CACs, customer acquisition costs, have been rising all around the world and what is customer acquisition cost? It's basically marketing expenses that online companies are paying to access customer data and to acquire customers for their retail goods. And it's rising because we're getting stronger privacy protections through companies like Apple, who are allowing you to opt out in terms of privacy. And also companies like Google in terms of search are charging more and more so that your products are sort of getting to the top of any sort of Google search if you're selling online. So retailers are working out very quickly that the cost of doing business online isn't free. In fact, it's becoming very, very expensive. And it's not just about winning the customer over, it's keeping the customer as well.
So what we are seeing and we're seeing it in the US and I think we're going to see more of it in Australia, is that bricks and mortar is going to be an absolutely critical part of an online strategy. Retailers will need to have a great online strategy, but they still need that bricks and mortar to supplement that online offering because if you're just 100% online, you're taking on Amazon whose shareholders clearly don't care whether they make a profit or not, certainly not in retail. So you're not going to win on price, you're not going to win on product, and you're probably not going to win on distribution. So to differentiate yourself, you need to be in that bricks and mortar store and we're seeing that in the data now. We're seeing it with the Simon result, we hope to see it in the Center Group result coming up. We're certainly seeing it in companies like Vicinity.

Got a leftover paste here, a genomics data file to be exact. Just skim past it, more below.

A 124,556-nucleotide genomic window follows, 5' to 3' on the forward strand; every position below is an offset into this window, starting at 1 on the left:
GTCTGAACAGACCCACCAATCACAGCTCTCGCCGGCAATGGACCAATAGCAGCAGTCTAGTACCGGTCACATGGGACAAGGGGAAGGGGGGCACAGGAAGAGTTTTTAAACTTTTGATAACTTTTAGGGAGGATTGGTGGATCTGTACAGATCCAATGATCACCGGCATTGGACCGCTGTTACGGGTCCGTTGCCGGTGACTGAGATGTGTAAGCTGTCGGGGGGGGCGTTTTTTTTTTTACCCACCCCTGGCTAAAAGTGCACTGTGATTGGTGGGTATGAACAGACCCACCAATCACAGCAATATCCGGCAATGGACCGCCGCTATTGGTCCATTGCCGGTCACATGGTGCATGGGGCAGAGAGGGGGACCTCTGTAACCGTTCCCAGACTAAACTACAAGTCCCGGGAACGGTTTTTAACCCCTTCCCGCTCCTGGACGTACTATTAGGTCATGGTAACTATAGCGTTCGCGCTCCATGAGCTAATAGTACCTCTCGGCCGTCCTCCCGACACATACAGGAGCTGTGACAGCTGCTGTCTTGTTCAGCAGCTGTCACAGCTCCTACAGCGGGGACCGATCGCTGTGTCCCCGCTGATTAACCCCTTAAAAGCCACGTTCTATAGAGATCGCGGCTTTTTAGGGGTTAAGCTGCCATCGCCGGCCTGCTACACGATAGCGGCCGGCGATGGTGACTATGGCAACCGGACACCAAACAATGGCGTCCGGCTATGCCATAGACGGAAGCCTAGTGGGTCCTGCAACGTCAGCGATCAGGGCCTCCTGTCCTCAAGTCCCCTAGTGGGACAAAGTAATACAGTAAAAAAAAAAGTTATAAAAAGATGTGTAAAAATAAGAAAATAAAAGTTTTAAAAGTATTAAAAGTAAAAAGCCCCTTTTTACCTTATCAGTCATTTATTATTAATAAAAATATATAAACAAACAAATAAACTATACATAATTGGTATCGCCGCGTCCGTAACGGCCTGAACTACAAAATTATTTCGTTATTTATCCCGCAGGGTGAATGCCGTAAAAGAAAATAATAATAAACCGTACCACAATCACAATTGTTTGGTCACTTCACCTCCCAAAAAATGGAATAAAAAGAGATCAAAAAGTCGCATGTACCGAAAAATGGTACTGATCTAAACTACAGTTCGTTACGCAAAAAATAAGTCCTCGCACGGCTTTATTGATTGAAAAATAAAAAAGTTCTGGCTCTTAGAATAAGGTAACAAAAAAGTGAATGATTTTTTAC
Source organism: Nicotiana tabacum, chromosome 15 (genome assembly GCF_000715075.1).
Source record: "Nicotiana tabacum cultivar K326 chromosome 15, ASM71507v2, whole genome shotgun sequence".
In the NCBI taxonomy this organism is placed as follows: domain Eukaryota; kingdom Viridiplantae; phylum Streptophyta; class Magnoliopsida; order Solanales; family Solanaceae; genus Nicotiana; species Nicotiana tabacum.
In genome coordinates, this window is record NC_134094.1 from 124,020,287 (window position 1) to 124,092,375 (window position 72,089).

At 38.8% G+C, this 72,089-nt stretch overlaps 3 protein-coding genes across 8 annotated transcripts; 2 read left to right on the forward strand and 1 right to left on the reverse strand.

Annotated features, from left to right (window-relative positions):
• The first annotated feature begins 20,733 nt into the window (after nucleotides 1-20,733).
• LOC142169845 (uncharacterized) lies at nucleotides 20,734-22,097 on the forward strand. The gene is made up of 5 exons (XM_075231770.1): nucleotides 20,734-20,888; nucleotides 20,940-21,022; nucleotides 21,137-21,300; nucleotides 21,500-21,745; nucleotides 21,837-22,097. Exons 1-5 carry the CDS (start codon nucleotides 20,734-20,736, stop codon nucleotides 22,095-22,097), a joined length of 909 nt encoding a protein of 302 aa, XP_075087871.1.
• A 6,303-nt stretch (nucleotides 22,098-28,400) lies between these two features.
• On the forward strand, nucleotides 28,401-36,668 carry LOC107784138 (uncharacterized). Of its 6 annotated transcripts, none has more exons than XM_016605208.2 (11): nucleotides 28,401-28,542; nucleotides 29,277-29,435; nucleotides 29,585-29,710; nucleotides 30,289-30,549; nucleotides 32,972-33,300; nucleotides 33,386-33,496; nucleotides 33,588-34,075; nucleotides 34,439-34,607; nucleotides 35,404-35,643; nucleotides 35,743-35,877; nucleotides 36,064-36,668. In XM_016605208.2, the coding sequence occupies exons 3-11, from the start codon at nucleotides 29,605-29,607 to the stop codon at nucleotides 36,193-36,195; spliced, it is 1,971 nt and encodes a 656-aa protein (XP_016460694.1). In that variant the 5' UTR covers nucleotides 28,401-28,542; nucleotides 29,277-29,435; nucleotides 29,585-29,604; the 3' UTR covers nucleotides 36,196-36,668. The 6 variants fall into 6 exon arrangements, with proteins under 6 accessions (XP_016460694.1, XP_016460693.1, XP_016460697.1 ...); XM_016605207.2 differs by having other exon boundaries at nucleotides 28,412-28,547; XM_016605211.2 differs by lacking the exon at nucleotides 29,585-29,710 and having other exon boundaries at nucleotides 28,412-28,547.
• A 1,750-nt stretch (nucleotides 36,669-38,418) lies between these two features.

So bricks and mortar retail, the customers want to be there, the tenants want to be there. The market just hasn't worked this piece out yet, and you can still buy these companies. We own Simon Property Group, single PE multiple. So there's good opportunities out there and this is where the reality's different to the narrative. We've got so many good opportunities, we don't have tons of retail, we're very selective, but we do have some exposure there and we're not afraid to be in the space.
Excellent. Thank you very much for your time today and the information that you shared with us. Good luck for the rest of reporting season. May it go quickly, may it go well. And before we sign off, I also just thought it was important to mention that we have also recently launched a hedged version of your legacy fund, the Unhedged Quay Global Investors Real Estate Fund. So that is available for investors at the moment. It is available on most major platforms. So please speak to your Bennelong account manager if that's something that you're interested in.
If you don't already receive the team's thought pieces and would like to, please just click the subscription link at the bottom of the podcast webpage and then subscribe to the insights. Or otherwise, please just reach out to your account manager or our client experience team.
That's the summary, Chris.
Thank you again for your time and we'll chat with you soon.
Great. Great to be with you.